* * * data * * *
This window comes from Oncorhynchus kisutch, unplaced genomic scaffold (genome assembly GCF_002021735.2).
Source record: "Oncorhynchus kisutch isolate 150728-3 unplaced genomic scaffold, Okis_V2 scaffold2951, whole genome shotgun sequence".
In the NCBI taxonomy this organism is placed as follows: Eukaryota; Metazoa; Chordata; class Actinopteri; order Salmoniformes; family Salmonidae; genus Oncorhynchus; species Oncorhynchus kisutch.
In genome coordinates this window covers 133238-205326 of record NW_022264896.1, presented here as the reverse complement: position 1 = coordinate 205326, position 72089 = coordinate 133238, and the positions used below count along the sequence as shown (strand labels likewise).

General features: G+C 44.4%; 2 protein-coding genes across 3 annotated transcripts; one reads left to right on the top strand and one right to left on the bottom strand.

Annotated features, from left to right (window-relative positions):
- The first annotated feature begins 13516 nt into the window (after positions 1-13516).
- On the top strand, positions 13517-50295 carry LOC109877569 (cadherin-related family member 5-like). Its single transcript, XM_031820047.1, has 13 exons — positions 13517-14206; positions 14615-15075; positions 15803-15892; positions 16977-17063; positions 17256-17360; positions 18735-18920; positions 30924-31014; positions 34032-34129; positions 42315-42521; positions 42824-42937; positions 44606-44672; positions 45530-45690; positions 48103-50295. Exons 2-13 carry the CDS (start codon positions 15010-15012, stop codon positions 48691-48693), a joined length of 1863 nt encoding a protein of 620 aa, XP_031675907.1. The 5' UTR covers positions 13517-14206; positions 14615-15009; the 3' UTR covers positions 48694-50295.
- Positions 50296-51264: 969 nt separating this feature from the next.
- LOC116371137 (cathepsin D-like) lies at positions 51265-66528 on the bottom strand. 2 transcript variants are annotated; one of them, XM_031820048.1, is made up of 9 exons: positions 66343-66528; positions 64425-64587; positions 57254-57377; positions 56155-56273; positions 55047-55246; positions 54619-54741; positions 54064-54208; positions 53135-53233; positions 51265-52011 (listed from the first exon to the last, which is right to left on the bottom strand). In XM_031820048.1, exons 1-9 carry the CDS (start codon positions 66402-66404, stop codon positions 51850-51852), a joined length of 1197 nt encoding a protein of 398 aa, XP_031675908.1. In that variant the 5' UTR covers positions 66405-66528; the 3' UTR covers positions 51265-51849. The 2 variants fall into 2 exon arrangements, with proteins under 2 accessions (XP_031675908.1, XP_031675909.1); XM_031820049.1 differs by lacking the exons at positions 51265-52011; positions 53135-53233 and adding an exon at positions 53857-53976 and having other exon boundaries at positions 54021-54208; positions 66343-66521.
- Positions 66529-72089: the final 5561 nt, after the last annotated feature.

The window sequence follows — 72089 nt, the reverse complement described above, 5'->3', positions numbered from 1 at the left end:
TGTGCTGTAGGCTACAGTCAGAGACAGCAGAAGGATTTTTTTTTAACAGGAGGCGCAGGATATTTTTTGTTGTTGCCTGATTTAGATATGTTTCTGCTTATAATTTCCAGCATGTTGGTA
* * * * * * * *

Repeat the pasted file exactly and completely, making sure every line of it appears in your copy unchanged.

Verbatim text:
This window comes from Oncorhynchus kisutch, unplaced genomic scaffold (genome assembly GCF_002021735.2).
Source record: "Oncorhynchus kisutch isolate 150728-3 unplaced genomic scaffold, Okis_V2 scaffold2951, whole genome shotgun sequence".
In the NCBI taxonomy this organism is placed as follows: Eukaryota; Metazoa; Chordata; class Actinopteri; order Salmoniformes; family Salmonidae; genus Oncorhynchus; species Oncorhynchus kisutch.
In genome coordinates this window covers 133238-205326 of record NW_022264896.1, presented here as the reverse complement: position 1 = coordinate 205326, position 72089 = coordinate 133238, and the positions used below count along the sequence as shown (strand labels likewise).

General features: G+C 44.4%; 2 protein-coding genes across 3 annotated transcripts; one reads left to right on the top strand and one right to left on the bottom strand.

Annotated features, from left to right (window-relative positions):
- The first annotated feature begins 13516 nt into the window (after positions 1-13516).
- On the top strand, positions 13517-50295 carry LOC109877569 (cadherin-related family member 5-like). Its single transcript, XM_031820047.1, has 13 exons — positions 13517-14206; positions 14615-15075; positions 15803-15892; positions 16977-17063; positions 17256-17360; positions 18735-18920; positions 30924-31014; positions 34032-34129; positions 42315-42521; positions 42824-42937; positions 44606-44672; positions 45530-45690; positions 48103-50295. Exons 2-13 carry the CDS (start codon positions 15010-15012, stop codon positions 48691-48693), a joined length of 1863 nt encoding a protein of 620 aa, XP_031675907.1. The 5' UTR covers positions 13517-14206; positions 14615-15009; the 3' UTR covers positions 48694-50295.
- Positions 50296-51264: 969 nt separating this feature from the next.
- LOC116371137 (cathepsin D-like) lies at positions 51265-66528 on the bottom strand. 2 transcript variants are annotated; one of them, XM_031820048.1, is made up of 9 exons: positions 66343-66528; positions 64425-64587; positions 57254-57377; positions 56155-56273; positions 55047-55246; positions 54619-54741; positions 54064-54208; positions 53135-53233; positions 51265-52011 (listed from the first exon to the last, which is right to left on the bottom strand). In XM_031820048.1, exons 1-9 carry the CDS (start codon positions 66402-66404, stop codon positions 51850-51852), a joined length of 1197 nt encoding a protein of 398 aa, XP_031675908.1. In that variant the 5' UTR covers positions 66405-66528; the 3' UTR covers positions 51265-51849. The 2 variants fall into 2 exon arrangements, with proteins under 2 accessions (XP_031675908.1, XP_031675909.1); XM_031820049.1 differs by lacking the exons at positions 51265-52011; positions 53135-53233 and adding an exon at positions 53857-53976 and having other exon boundaries at positions 54021-54208; positions 66343-66521.
- Positions 66529-72089: the final 5561 nt, after the last annotated feature.

The window sequence follows — 72089 nt, the reverse complement described above, 5'->3', positions numbered from 1 at the left end:
TGTGCTGTAGGCTACAGTCAGAGACAGCAGAAGGATTTTTTTTTAACAGGAGGCGCAGGATATTTTTTGTTGTTGCCTGATTTAGATATGTTTCTGCTTATAATTTCCAGCATGTTGGTA